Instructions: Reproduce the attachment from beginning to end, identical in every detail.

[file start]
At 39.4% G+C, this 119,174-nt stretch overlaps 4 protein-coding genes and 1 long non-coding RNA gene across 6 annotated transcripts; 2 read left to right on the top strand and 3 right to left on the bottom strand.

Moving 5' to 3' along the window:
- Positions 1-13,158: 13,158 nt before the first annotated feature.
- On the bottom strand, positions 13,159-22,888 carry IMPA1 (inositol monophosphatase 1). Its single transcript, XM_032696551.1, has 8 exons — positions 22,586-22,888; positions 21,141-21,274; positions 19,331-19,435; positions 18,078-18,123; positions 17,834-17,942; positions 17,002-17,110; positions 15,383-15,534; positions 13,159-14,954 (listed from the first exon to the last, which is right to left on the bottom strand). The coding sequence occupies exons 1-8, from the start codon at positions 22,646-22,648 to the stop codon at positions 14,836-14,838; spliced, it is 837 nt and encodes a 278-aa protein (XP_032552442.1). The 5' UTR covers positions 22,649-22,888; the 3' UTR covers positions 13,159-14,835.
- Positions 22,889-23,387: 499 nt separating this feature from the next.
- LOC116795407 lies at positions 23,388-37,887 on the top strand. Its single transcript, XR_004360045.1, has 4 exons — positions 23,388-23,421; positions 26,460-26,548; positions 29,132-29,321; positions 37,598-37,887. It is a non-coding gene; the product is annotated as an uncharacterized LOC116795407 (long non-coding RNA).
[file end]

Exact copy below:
At 39.4% G+C, this 119,174-nt stretch overlaps 4 protein-coding genes and 1 long non-coding RNA gene across 6 annotated transcripts; 2 read left to right on the top strand and 3 right to left on the bottom strand.

Moving 5' to 3' along the window:
- Positions 1-13,158: 13,158 nt before the first annotated feature.
- On the bottom strand, positions 13,159-22,888 carry IMPA1 (inositol monophosphatase 1). Its single transcript, XM_032696551.1, has 8 exons — positions 22,586-22,888; positions 21,141-21,274; positions 19,331-19,435; positions 18,078-18,123; positions 17,834-17,942; positions 17,002-17,110; positions 15,383-15,534; positions 13,159-14,954 (listed from the first exon to the last, which is right to left on the bottom strand). The coding sequence occupies exons 1-8, from the start codon at positions 22,646-22,648 to the stop codon at positions 14,836-14,838; spliced, it is 837 nt and encodes a 278-aa protein (XP_032552442.1). The 5' UTR covers positions 22,649-22,888; the 3' UTR covers positions 13,159-14,835.
- Positions 22,889-23,387: 499 nt separating this feature from the next.
- LOC116795407 lies at positions 23,388-37,887 on the top strand. Its single transcript, XR_004360045.1, has 4 exons — positions 23,388-23,421; positions 26,460-26,548; positions 29,132-29,321; positions 37,598-37,887. It is a non-coding gene; the product is annotated as an uncharacterized LOC116795407 (long non-coding RNA).